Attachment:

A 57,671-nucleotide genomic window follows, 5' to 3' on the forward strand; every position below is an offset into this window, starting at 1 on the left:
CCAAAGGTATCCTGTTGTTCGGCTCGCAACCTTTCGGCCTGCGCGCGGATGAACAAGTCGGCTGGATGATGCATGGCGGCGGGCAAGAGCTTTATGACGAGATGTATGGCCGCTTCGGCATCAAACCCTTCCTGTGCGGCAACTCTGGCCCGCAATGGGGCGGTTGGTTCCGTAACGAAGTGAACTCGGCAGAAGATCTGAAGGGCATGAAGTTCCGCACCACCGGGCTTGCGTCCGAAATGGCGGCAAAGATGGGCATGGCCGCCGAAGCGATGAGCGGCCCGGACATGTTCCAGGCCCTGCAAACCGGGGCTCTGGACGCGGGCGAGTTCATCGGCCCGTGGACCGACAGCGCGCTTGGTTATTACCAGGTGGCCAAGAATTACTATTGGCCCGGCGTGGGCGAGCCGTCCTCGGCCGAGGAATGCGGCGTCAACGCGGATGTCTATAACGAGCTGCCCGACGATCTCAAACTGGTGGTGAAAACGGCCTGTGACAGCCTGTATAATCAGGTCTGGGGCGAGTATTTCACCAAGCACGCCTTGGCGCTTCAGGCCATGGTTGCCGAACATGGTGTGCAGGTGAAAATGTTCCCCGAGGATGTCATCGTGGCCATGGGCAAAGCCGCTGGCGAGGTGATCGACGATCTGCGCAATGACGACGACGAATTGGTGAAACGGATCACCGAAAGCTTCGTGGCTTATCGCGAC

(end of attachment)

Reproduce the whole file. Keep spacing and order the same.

A 57,671-nucleotide genomic window follows, 5' to 3' on the forward strand; every position below is an offset into this window, starting at 1 on the left:
CCAAAGGTATCCTGTTGTTCGGCTCGCAACCTTTCGGCCTGCGCGCGGATGAACAAGTCGGCTGGATGATGCATGGCGGCGGGCAAGAGCTTTATGACGAGATGTATGGCCGCTTCGGCATCAAACCCTTCCTGTGCGGCAACTCTGGCCCGCAATGGGGCGGTTGGTTCCGTAACGAAGTGAACTCGGCAGAAGATCTGAAGGGCATGAAGTTCCGCACCACCGGGCTTGCGTCCGAAATGGCGGCAAAGATGGGCATGGCCGCCGAAGCGATGAGCGGCCCGGACATGTTCCAGGCCCTGCAAACCGGGGCTCTGGACGCGGGCGAGTTCATCGGCCCGTGGACCGACAGCGCGCTTGGTTATTACCAGGTGGCCAAGAATTACTATTGGCCCGGCGTGGGCGAGCCGTCCTCGGCCGAGGAATGCGGCGTCAACGCGGATGTCTATAACGAGCTGCCCGACGATCTCAAACTGGTGGTGAAAACGGCCTGTGACAGCCTGTATAATCAGGTCTGGGGCGAGTATTTCACCAAGCACGCCTTGGCGCTTCAGGCCATGGTTGCCGAACATGGTGTGCAGGTGAAAATGTTCCCCGAGGATGTCATCGTGGCCATGGGCAAAGCCGCTGGCGAGGTGATCGACGATCTGCGCAATGACGACGACGAATTGGTGAAACGGATCACCGAAAGCTTCGTGGCTTATCGCGAC